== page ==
The W Trek is probably one of the most famous hiking trails in the entire world - and with good reason! Located in Torres del Paine, Chile, it’s the perfect place to disconnect from the busy-ness of civilization and reconnect to the awesome beauty of nature. There, you find an untouched landscape full of jagged granite peaks, crystal-blue lakes, roaring waterfalls, chilly rivers and stunning valleys.
It doesn’t require you to be a pro, but some hiking experience is ideal. (If you’re not a hiker, no worries, you can still experience Torres del Paine through day trips and lodge stays!
Over a four-day journey, you’ll be hiking about eight hours each day through mountain ranges, valleys and rivers, as well as along glaciers and lakes. For the most part, the trail is well-maintained with good signage, although there are some sections where you’ll need to navigate wet rocks and cable bridges.
The most challenging parts of the hike are the weather, more on that below, and booking all the refugios, aka mountain lodges (but you don’t have to think about that since we’ve got you covered!)
The weather in Torres del Paine can change at the drop of a hat and several times throughout the day too, so you want to make sure that you have lots of layers to prepare for wind, rain, snow or sunshine. At the same time, you don’t want to overpack, which will tire you out.
Here’s what we recommend:
Base Layer: This must keep you warm and wick away perspiration from your body
Mid Layer: A fleece jacket or sweater will work
Outer Layer: This needs to be a warmer, thicker jacket
Lightweight waterproof layer: This will protect you from wind and rain
A change of comfortable clothes to sleep in
Waterproof hiking boots
Waterproof 50-80 L backpack
Water bottle: Most hikers feel comfortable drinking the river water
Hiking poles: These make a huge difference in your energy levels!
One of the easiest ways to get to Torres del Paine is to fly from Santiago, Chile to Punta Arenas. The town is small and easily walkable, but as it's a popular stopover to the National Park, you’ll find lots of hotels, shops, restaurants, cafes and gear rental stores.
In Punta Arenas, you’ll also meet your guide. While the trail is well-marked, having a guide makes all the difference, as they are knowledgeable about the geology, wildlife and history of Torres del Paine. They can also show you some hidden gems that no one else knows about.
One night is all that’s necessary in Punta Arenas. From there, you’ll take a five hour bus ride to the trailhead in Torres del Paine National Park.
You’ll want to start bright and early in the morning to hike up 2,850 feet in elevation to Las Torres, after which the National Park is named. First, you’ll hike through a forest and along a river, then you’ll have to climb over some small boulders before reaching the awe-striking three granite towers that jut up out of a serene, blue lake. While the hike is a bit strenuous, the view is worth it!
After the hike, you’ll stay at Refugio Torre Central, where there are comfortable beds, hot showers and hearty meals. Onsite, there’s also a warm lounge, which is perfect for reading, or you can head to the lively bar and meet some other hikers.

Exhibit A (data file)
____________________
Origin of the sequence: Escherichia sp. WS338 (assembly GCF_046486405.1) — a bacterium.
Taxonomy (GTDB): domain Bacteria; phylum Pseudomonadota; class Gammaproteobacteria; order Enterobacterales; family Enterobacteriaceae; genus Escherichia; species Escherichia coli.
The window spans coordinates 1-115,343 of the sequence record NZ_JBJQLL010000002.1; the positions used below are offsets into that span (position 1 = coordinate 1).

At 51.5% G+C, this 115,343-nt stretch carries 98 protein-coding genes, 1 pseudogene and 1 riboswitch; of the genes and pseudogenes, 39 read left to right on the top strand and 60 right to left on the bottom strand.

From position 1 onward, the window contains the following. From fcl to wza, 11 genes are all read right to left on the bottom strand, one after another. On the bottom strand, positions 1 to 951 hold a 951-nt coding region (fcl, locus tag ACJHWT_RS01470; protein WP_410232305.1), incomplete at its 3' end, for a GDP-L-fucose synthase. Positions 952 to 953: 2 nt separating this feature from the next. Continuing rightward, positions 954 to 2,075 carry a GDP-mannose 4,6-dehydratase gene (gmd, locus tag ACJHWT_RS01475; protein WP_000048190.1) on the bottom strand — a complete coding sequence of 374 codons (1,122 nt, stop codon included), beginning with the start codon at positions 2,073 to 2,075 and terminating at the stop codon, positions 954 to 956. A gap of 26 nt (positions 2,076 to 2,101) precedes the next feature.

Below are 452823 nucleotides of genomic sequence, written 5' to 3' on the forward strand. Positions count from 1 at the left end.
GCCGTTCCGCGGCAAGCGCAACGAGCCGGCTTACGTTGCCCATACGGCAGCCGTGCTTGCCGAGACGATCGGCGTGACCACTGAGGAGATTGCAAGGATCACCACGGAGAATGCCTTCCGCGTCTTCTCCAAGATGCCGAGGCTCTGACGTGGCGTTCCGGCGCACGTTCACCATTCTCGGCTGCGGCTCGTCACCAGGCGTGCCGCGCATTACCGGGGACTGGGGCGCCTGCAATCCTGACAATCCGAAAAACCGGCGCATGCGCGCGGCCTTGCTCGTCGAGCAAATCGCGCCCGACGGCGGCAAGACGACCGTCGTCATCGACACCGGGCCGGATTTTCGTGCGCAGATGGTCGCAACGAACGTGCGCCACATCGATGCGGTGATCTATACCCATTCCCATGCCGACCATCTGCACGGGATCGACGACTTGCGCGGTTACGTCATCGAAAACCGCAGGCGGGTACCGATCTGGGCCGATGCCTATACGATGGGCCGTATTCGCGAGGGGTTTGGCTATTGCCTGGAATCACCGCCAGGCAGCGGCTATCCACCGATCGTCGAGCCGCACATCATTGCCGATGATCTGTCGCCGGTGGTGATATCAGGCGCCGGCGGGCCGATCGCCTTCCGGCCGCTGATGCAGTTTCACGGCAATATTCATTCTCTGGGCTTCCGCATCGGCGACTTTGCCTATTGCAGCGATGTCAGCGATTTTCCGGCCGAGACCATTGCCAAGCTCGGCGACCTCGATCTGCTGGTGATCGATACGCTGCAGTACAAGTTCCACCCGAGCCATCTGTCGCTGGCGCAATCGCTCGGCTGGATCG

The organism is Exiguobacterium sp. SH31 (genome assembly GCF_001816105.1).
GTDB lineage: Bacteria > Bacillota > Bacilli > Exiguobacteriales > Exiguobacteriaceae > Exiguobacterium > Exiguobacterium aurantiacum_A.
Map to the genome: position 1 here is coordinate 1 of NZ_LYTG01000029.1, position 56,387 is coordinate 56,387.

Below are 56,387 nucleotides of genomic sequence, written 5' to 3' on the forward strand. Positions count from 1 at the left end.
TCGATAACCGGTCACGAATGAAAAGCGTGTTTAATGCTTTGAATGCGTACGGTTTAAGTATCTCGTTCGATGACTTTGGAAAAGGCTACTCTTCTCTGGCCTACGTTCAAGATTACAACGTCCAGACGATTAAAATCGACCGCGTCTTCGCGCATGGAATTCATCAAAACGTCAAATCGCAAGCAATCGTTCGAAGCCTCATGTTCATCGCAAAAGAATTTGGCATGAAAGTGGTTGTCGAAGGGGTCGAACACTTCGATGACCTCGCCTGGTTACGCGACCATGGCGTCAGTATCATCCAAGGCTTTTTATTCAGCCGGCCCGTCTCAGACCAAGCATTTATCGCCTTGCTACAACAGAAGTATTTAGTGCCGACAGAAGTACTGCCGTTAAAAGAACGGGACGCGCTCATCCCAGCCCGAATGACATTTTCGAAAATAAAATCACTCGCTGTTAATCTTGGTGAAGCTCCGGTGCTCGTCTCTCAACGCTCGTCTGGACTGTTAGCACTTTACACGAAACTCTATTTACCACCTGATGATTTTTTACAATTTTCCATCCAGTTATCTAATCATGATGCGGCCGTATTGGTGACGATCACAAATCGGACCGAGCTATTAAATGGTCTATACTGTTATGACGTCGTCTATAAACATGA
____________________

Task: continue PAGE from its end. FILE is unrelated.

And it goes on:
Los Cuernos, which means “The Horns” in Spanish, is part of the Paine Massif, an outcropping of jagged granite mountains. The hike this day is much more relaxing, especially after Las Torres, since there is no elevation gain. There’s also fewer people on this section of the trail, allowing you to easily slip into the tranquility and beauty of the mountains.
A good option for the night is to stay at Refugio Francés, which is simple but comfortable and located in a forest close to the beautiful Lake Nordenskjöld.
Hiking through French Valley, there are two amazing view spots to stop, rest, and watch nature do its thing. The first is French Valley lookout, where there’s a stunning view of Lake Nordenskjöld. From there, you hike through a forest of dead trees, which is much more beautiful than it sounds, and then up a steep mountain before reaching the Britanico Lookout. There, you can rest atop a large boulder and look up at Paine Grande and its small hanging glacier.
A recommended place to stay for this night is Refugio Paine Grande Sector, which is probably the largest and busiest of all the park’s lodges, but it has a lively bar and mini-mart.
It’s also located right next to Lake Pehoe, facing the south face of Cerro Paine Grande.
From Refugio Paine Grande, you’ll hike to the stunning Grey Glacier, the most famous of the park’s glaciers, measuring 100 ft tall, 3.5 miles wide and 17 miles long. It’s truly an impressive sight. The trail will take you up over 1,000 ft in elevation through a variety of different viewpoints where you can marvel at its grandness and varying shades of blue.
To end the trip, you’ll take a fun catamaran ride across Lake Pehoe to eventually return to your lodge. And before you know it, you’ll have completed the trek of a lifetime!
Want to explore even more of stunning Patagonia? Check out our 8-Day Santiago and W Trek Tour or another favorite, the 5-Day Patagonia Estancia Tour. Want to go beyond Torres del Paine? Explore all our Patagonia itineraries here.
About the author: Julia Guerra Slater is the SEO and Social Media Marketing Manager at SA Expeditions. She has traveled extensively throughout the world and thinks the W Treks is one of the most beautiful hiking trails in the world.